Van Schendel, Arthur F. É.

Full Name: 
Van Schendel, Arthur F. É.
Other Names: 
Arthur François Émile Van Schendel
Date Born: 
1910
Date Died: 
1979
Place Born: 
Ede, Netherlands
Place Died: 
Amsterdam, Netherlands
Home Country: 
Netherlands
Overview: 
Director-in-chief of the Amsterdam Rijksmuseum (1959-1975). Van Schendel was named after his father, the Dutch novelist Arthur van Schendel (1874-1946). At the age of ten, van Schendel moved with his parents to Italy. He attended the Gymnasium in Florence, and, in 1930, he went to Paris, to study art history at the Sorbonne. In 1933, he returned to the Netherlands, where he became a volunteer at the Amsterdam Rijksmuseum, in the department of paintings. In 1936, he was appointed there as an assistant. At the same time, he worked on his doctoral dissertation. With a study on early Lombard drawings, Le dessin en Lombardie jusqu'à la fin du XVe siècle, he obtained, in 1938, his degree at the Sorbonne, under the supervision of Henri Focillon (q.v.). He kept his post at the department of paintings in the Rijksmuseum, where he was active, just before and during the war, in evacuating and hiding away the works of art into various shelters. After the war, Van Schendel was appointed curator of the department of paintings. His appointment as director of the department followed in 1950. The preservation of works of art was among his main concerns. Various paintings were cleaned, restored and examined under his supervision, including Rembrandt's Night Watch. Scientific research with X-rays and infrared photography of this painting were carried out in collaboration with the Belgian expert Paul Coremans (q.v.). This study led to a publication in Oud Holland (1947), co-authored by van Schendel and the restorer, H. H. Mertens. The X-ray examination of another masterpiece, Rembrandt's Governors of the Cloth Guild, also led to new insights in Rembrandt's painting technique. In 1963, Van Schendel took the initiative to set up an independent laboratory in Amsterdam: Centraal Laboratorium voor Onderzoek van Voorwerpen van Kunst en Wetenschap. At the same time, he played a major role in international organizations in the fields of the conservation and restoration of works of art. Along with Coremans and others, he was active in the foundation, in 1950, of the London based International Institute for Conservation of Historic and Artistic Works (IIC). In 1959, he participated in the creation of the International Centre for the Study of the Preservation and Restoration of Cultural Property, in Rome. During several years, between 1965 and 1971, he was the president of the International Council of Museums (ICOM). In his own museum, he obtained, in 1959, the position of director- in- chief, succeeding David Röell (q.v.). As director, he rarely found the time to do art historical research. One of his tasks was the completion of the renovation of the Rijksmuseum, began under Röell. The two inner courts of the museum were rebuilt with a view to providing accommodation for the departments of sculpture and applied arts, and of Dutch history. The rooms were designed by Dick Elffers (1910-1990). Van Schendel always argued for a sober, but attractive presentation of the works of art, in a quiet atmosphere. Under his directorship, the museum acquired a number of paintings by major Dutch artists, including a triptych by Lucas van Leyden, and landscapes by Aelbert Cuyp, and Philips Koninck. Another important purchase, in 1965, was The Holy Family by Night, at that time attributed to Rembrandt. A number of important exhibitions were organized. The 1968-1969 show on Italian frescos, first held in the Metropolitan Museum in New York and subsequently in the Rijksmuseum in Amsterdam, included a number of frescos rescued after the 1966 flood in Florence. The 1969 exhibition commemorating Rembrandt's death in 1669 attracted a record number of 460,000 visitors. Van Schendel retired in 1975. On this occasion, his colleagues offered him a special issue (23, 2 (1975) of the Bulletin van het Rijksmuseum. Van Schendel was still active in various organizations, when he suddenly died at the age of 68.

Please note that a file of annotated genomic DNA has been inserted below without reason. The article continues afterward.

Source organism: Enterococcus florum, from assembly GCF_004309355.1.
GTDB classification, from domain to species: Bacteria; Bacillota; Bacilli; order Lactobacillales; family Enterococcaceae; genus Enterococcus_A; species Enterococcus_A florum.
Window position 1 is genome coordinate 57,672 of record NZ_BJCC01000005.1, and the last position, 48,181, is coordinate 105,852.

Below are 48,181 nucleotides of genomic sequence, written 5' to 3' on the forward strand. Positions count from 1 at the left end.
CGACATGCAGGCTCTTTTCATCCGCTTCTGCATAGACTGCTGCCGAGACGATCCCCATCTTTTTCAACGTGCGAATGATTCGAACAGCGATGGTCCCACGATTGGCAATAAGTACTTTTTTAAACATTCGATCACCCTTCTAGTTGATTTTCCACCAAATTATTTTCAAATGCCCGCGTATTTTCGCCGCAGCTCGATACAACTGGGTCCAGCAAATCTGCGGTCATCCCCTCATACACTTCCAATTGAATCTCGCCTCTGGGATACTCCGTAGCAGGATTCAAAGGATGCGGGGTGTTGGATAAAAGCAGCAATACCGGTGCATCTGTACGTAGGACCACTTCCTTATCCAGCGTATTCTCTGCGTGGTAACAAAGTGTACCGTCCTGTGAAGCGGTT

Bibliography: 
[dissertation Paris:] Le dessin en Lombardie jusqu'à la fin du XVe siècle. Brussels, 1938; Breitner. Amsterdam, 1939; and Mertens, H.H. "De restauraties van Rembrandt's Nachtwacht." Oud Holland. 62 (1947): 1-52; "De schimmen van De Staalmeesters." Oud Holland. 71 (1956): 1-23.
Sources: 
Boon, K.G. "Arthur van Schendel en zijn Rijksmuseum." Bulletin van het Rijksmuseum. 23, 2 (1975): 52-55; De Varine-Bohan, Hugues. "Le rayonnement international d'Arthur van Schendel."/ "De internationale betekenis van Arthur van Schendel." Bulletin van het Rijksmuseum. 23, 2 (1975): 56-59; Elffers, Dick. "Van Schendel als bouwheer." Bulletin van het Rijksmuseum. 23, 2 (1975): 60-62; "Nieuws uit het Rijksmuseum." Bulletin van het Rijksmuseum. 23, 3 (1975): 195-196; Pieter J.J. van Thiel a.o. (eds.) All the Paintings of the Rijksmuseum in Amsterdam: a completely illustrated catalogue, by the department of Paintings of the Rijksmuseum. Maarssen: G. Schwartz, 1976, pp. 41-47; Levie, S.H. "Ter nagedachtenis aan dr. A.F.E. van Schendel." Bulletin van het Rijksmuseum. 27, 1 (1979): 3-6; Agnew, Geoffrey and Kingzett, Richard. "Obituary Arthur Van Schendel." Apollo. 110 (July 1979): 86; De Vries, A.B. "Arthur van Schendel (1910-1979)." The Burlington Magazine. 121 (June 1979): 379-380; De Jong, A.A.M. in J. Charité (ed.) Biografisch Woordenboek van Nederland. 2. The Hague: M. Nijhoff, 1985, pp. 496-498; Van der Ham, Gijs. 200 jaar Rijksmuseum. Geschiedenis van een nationaal symbool. Zwolle: Waanders, 2000, pp. 330-369.
Contributor: 
Monique Daniels